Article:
Monday, May 4, 2009

My Nissan 200SX


Yesterday morning my little red Nissan 200SX popped into my head while I was reading the New York Times, watching Stephanopoulos followed by Meet the Press and sipping coffee.

I was hardly making enough money to buy that new car in 1985 so I didn’t. I leased it. Leasing was still a relatively new concept then but made perfect sense for salespeople like myself who were going to put lots of miles on an automobile and need a new car every 2 or 3 years anyway. Plus it didn’t require a down payment.

I needed a new car. I had been driving a 1977 Chevy Camaro with no air-conditioning. Yes, NO air-conditioning. Sounds a bit like the Stone Age now, but at the time I bought the Camaro, air-conditioning seemed an unnecessary luxury, one I could do without to save the money.

While I had managed to survive the first summer driving around the Philadelphia metro area selling ads for the country music station, with only the breeze from the window when traffic was moving fast enough to create one to keep me cool, another summer seemed unfathomable. I was supposed to look and be my best when I showed up at my clients. I was there to close a deal, not to look like I needed emergency care. The Camaro sans air-conditioning was not going to cut it. While a new car was not in the budget, my fledgling career seemed dependent on it.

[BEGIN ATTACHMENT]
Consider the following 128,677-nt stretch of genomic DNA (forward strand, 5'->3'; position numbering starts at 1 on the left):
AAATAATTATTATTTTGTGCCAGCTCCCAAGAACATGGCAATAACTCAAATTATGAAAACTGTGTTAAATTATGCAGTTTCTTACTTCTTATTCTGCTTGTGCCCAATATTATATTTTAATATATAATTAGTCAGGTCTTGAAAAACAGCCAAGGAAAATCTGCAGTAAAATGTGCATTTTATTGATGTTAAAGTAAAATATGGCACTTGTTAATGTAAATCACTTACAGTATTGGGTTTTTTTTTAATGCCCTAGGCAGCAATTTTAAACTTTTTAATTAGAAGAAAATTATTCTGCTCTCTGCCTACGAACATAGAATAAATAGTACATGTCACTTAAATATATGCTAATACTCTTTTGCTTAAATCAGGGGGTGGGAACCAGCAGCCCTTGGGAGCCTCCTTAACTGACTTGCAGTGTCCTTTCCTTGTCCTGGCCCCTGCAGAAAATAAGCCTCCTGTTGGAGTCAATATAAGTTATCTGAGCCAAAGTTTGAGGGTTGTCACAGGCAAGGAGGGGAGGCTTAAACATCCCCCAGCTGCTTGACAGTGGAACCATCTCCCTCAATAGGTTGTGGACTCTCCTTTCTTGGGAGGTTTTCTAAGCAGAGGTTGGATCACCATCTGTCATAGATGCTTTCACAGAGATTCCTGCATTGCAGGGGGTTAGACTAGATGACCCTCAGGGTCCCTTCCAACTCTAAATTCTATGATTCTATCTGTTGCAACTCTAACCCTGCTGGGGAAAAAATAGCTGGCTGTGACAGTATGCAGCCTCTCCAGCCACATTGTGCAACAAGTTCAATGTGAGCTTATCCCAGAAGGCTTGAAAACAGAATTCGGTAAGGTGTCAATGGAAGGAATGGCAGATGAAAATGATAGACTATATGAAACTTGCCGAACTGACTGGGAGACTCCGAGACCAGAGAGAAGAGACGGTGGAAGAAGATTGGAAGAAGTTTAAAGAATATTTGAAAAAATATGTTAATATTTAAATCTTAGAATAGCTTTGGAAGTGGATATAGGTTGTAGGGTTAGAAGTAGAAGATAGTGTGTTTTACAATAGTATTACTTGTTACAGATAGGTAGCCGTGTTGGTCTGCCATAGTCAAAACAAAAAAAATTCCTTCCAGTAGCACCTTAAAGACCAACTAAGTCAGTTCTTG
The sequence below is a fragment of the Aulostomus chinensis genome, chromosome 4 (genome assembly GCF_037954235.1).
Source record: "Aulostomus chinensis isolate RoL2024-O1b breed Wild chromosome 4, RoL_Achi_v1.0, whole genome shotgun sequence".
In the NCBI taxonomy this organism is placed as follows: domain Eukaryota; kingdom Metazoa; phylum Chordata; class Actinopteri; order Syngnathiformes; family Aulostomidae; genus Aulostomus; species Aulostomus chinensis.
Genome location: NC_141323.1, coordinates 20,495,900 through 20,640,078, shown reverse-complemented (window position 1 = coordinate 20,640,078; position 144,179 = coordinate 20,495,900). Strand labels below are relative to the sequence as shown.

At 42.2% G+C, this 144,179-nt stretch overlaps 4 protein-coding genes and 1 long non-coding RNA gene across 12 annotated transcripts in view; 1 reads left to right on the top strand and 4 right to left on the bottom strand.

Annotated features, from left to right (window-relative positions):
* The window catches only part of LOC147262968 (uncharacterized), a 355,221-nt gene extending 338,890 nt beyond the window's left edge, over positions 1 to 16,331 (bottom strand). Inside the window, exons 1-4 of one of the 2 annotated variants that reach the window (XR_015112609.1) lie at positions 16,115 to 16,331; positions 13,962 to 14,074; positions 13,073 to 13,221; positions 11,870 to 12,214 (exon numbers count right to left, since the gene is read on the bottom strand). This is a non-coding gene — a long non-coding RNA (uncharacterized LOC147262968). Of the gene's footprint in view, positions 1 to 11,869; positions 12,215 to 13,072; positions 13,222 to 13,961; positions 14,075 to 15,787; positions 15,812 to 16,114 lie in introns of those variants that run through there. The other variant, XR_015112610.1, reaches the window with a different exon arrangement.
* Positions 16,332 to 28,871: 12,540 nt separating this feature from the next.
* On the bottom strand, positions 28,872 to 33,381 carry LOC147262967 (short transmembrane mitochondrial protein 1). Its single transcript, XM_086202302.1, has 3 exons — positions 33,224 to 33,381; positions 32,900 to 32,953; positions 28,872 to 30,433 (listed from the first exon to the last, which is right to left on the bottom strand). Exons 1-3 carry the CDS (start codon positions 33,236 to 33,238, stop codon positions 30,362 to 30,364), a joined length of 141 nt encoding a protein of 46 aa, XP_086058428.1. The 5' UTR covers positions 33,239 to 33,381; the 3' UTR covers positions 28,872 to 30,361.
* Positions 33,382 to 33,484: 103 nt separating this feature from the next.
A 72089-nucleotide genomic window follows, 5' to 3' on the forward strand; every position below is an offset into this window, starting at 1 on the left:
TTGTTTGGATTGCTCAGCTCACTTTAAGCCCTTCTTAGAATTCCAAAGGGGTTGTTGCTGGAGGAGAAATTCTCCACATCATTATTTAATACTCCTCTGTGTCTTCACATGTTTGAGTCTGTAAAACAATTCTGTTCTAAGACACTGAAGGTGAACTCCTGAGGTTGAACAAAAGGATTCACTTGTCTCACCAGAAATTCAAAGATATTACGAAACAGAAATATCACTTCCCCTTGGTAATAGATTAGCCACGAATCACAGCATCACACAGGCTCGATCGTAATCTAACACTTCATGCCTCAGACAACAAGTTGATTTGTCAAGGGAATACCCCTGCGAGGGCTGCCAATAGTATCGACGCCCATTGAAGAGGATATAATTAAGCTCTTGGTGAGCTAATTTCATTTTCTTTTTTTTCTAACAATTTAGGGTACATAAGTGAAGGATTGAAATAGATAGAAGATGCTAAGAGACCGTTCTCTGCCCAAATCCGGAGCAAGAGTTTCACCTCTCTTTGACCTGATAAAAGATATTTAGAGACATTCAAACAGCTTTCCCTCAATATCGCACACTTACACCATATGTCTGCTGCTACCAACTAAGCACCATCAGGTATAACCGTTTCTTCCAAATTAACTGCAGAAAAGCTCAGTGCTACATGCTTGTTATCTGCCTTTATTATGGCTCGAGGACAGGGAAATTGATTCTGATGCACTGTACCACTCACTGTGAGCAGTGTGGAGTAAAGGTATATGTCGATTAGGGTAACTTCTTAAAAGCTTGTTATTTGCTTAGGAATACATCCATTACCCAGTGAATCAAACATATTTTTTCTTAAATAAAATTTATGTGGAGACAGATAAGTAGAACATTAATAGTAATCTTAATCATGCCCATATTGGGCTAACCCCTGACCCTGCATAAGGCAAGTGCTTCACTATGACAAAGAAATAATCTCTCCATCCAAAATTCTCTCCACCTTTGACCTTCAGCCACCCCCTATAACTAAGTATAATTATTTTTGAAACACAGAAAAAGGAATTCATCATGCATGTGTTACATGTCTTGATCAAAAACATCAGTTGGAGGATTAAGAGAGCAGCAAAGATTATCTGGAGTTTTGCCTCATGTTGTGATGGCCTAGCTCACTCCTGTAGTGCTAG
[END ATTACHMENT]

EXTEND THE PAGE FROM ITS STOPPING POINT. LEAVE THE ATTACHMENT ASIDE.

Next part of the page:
The philosophy of those I worked for and around was to overextend yourself financially just enough to make you stretch. While they never called it the Law of Attraction the idea was the same. Envision yourself making more than enough money to afford what you want and it will happen. Which in my case was a brand new fire engine red, Nissan 200SX with a little voice that told you when the fuel gauge was low. Then go for it.

I don’t remember the sticker tag on that car but I remember my monthly payment was $250.16 which seemed a ridiculous amount for what I was making. But not only did I need an air-conditioned car, I had my heart set on this one.

My father, while he never said it, thought I was crazy. He had that same look he had when I told him I was leaving teaching to go sell radio ads. The one that said, I love you, but do you know what you’re doing and why are you just not getting married and having children. Despite the look that said a thousand words, he drove with me to pick up the car and did agree to co-sign the lease. I had no assets in those early days, except my enthusiasm and willingness to go for it.

This is what came to mind Sunday morning as I was multi-tasking and half listening to a conversation about the stimulus bill.

My little red Nissan.

My reminder that sometimes we need to spend money we are not really sure we have. Be it the stimulus bill or the Aeron chair I bought so my back does not hurt when I write. We have to take giant leaps of faith that the money spent is money invested and it will pay off in the future. I wound up making more than enough money to pay for that car. In fact I went on to have a very successful career in advertising sales. Although it was not at all clear at that moment I was signing the lease for the red Nissan 200SX that would be the result.

I never got to see what my father’s face would look like as my career and income grew. He died in September of 1986. I imagine he would have a big grin and laugh to go with it and tell me he knew I was doing the right thing all the time.

(the Nissan in the photo is not MY Nissan, but the closest I could find to the one I had)
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